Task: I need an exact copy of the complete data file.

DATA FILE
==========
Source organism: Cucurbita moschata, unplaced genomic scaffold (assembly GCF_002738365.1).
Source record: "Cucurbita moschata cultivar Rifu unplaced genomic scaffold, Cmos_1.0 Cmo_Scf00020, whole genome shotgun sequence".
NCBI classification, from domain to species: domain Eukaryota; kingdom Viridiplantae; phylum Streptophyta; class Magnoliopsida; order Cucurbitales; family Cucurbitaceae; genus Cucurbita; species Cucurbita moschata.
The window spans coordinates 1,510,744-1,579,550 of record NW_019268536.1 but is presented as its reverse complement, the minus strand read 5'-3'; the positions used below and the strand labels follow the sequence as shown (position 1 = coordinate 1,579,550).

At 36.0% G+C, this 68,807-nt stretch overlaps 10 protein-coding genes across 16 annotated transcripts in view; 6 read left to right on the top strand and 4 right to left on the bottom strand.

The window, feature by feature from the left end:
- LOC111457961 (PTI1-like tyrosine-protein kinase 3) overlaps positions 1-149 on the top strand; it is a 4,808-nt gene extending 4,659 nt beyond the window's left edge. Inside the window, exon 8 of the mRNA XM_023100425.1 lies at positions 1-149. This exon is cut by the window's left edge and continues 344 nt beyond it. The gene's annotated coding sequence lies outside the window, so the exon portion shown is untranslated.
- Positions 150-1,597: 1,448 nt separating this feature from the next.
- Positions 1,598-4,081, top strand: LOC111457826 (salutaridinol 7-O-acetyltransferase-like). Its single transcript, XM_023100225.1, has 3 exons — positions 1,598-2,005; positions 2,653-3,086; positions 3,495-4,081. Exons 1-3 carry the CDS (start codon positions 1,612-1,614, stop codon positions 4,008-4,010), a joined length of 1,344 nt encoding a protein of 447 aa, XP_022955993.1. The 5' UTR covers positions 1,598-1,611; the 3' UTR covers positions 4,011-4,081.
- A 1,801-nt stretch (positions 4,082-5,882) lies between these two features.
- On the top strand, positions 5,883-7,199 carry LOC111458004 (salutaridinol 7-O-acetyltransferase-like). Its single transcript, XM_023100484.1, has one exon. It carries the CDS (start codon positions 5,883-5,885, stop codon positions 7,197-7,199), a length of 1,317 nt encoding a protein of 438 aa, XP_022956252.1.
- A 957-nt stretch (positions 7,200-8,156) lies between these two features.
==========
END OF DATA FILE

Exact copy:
Source organism: Cucurbita moschata, unplaced genomic scaffold (assembly GCF_002738365.1).
Source record: "Cucurbita moschata cultivar Rifu unplaced genomic scaffold, Cmos_1.0 Cmo_Scf00020, whole genome shotgun sequence".
NCBI classification, from domain to species: domain Eukaryota; kingdom Viridiplantae; phylum Streptophyta; class Magnoliopsida; order Cucurbitales; family Cucurbitaceae; genus Cucurbita; species Cucurbita moschata.
The window spans coordinates 1,510,744-1,579,550 of record NW_019268536.1 but is presented as its reverse complement, the minus strand read 5'-3'; the positions used below and the strand labels follow the sequence as shown (position 1 = coordinate 1,579,550).

At 36.0% G+C, this 68,807-nt stretch overlaps 10 protein-coding genes across 16 annotated transcripts in view; 6 read left to right on the top strand and 4 right to left on the bottom strand.

The window, feature by feature from the left end:
- LOC111457961 (PTI1-like tyrosine-protein kinase 3) overlaps positions 1-149 on the top strand; it is a 4,808-nt gene extending 4,659 nt beyond the window's left edge. Inside the window, exon 8 of the mRNA XM_023100425.1 lies at positions 1-149. This exon is cut by the window's left edge and continues 344 nt beyond it. The gene's annotated coding sequence lies outside the window, so the exon portion shown is untranslated.
- Positions 150-1,597: 1,448 nt separating this feature from the next.
- Positions 1,598-4,081, top strand: LOC111457826 (salutaridinol 7-O-acetyltransferase-like). Its single transcript, XM_023100225.1, has 3 exons — positions 1,598-2,005; positions 2,653-3,086; positions 3,495-4,081. Exons 1-3 carry the CDS (start codon positions 1,612-1,614, stop codon positions 4,008-4,010), a joined length of 1,344 nt encoding a protein of 447 aa, XP_022955993.1. The 5' UTR covers positions 1,598-1,611; the 3' UTR covers positions 4,011-4,081.
- A 1,801-nt stretch (positions 4,082-5,882) lies between these two features.
- On the top strand, positions 5,883-7,199 carry LOC111458004 (salutaridinol 7-O-acetyltransferase-like). Its single transcript, XM_023100484.1, has one exon. It carries the CDS (start codon positions 5,883-5,885, stop codon positions 7,197-7,199), a length of 1,317 nt encoding a protein of 438 aa, XP_022956252.1.
- A 957-nt stretch (positions 7,200-8,156) lies between these two features.